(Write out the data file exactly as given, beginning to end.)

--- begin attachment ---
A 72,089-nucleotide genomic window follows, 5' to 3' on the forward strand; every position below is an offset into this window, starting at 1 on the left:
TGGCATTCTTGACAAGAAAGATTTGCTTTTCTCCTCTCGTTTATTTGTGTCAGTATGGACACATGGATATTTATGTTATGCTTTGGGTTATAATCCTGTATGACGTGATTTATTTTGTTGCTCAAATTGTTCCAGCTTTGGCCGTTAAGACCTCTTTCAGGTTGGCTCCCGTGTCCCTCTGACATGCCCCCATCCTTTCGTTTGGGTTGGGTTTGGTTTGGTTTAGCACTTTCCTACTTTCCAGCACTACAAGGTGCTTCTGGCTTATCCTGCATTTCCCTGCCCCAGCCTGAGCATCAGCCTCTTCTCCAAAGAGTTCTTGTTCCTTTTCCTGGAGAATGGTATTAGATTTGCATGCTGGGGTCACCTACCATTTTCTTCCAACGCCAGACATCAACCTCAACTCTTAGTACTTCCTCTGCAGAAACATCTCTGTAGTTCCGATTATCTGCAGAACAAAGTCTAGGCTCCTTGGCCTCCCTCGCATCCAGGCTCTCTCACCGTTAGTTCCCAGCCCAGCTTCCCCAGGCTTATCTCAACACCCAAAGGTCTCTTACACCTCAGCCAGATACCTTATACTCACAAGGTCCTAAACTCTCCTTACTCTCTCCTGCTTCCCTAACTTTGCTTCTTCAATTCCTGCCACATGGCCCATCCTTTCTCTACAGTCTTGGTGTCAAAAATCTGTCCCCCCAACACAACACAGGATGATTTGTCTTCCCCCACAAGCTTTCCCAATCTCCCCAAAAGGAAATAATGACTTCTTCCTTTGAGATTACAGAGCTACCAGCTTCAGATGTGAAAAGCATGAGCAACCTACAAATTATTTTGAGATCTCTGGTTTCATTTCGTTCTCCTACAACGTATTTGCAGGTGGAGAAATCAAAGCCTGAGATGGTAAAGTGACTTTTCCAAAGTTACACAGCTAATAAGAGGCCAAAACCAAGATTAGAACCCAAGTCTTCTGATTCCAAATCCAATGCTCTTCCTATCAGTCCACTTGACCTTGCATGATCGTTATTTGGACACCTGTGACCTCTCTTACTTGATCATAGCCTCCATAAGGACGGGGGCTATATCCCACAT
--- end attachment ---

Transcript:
A 72,089-nucleotide genomic window follows, 5' to 3' on the forward strand; every position below is an offset into this window, starting at 1 on the left:
TGGCATTCTTGACAAGAAAGATTTGCTTTTCTCCTCTCGTTTATTTGTGTCAGTATGGACACATGGATATTTATGTTATGCTTTGGGTTATAATCCTGTATGACGTGATTTATTTTGTTGCTCAAATTGTTCCAGCTTTGGCCGTTAAGACCTCTTTCAGGTTGGCTCCCGTGTCCCTCTGACATGCCCCCATCCTTTCGTTTGGGTTGGGTTTGGTTTGGTTTAGCACTTTCCTACTTTCCAGCACTACAAGGTGCTTCTGGCTTATCCTGCATTTCCCTGCCCCAGCCTGAGCATCAGCCTCTTCTCCAAAGAGTTCTTGTTCCTTTTCCTGGAGAATGGTATTAGATTTGCATGCTGGGGTCACCTACCATTTTCTTCCAACGCCAGACATCAACCTCAACTCTTAGTACTTCCTCTGCAGAAACATCTCTGTAGTTCCGATTATCTGCAGAACAAAGTCTAGGCTCCTTGGCCTCCCTCGCATCCAGGCTCTCTCACCGTTAGTTCCCAGCCCAGCTTCCCCAGGCTTATCTCAACACCCAAAGGTCTCTTACACCTCAGCCAGATACCTTATACTCACAAGGTCCTAAACTCTCCTTACTCTCTCCTGCTTCCCTAACTTTGCTTCTTCAATTCCTGCCACATGGCCCATCCTTTCTCTACAGTCTTGGTGTCAAAAATCTGTCCCCCCAACACAACACAGGATGATTTGTCTTCCCCCACAAGCTTTCCCAATCTCCCCAAAAGGAAATAATGACTTCTTCCTTTGAGATTACAGAGCTACCAGCTTCAGATGTGAAAAGCATGAGCAACCTACAAATTATTTTGAGATCTCTGGTTTCATTTCGTTCTCCTACAACGTATTTGCAGGTGGAGAAATCAAAGCCTGAGATGGTAAAGTGACTTTTCCAAAGTTACACAGCTAATAAGAGGCCAAAACCAAGATTAGAACCCAAGTCTTCTGATTCCAAATCCAATGCTCTTCCTATCAGTCCACTTGACCTTGCATGATCGTTATTTGGACACCTGTGACCTCTCTTACTTGATCATAGCCTCCATAAGGACGGGGGCTATATCCCACAT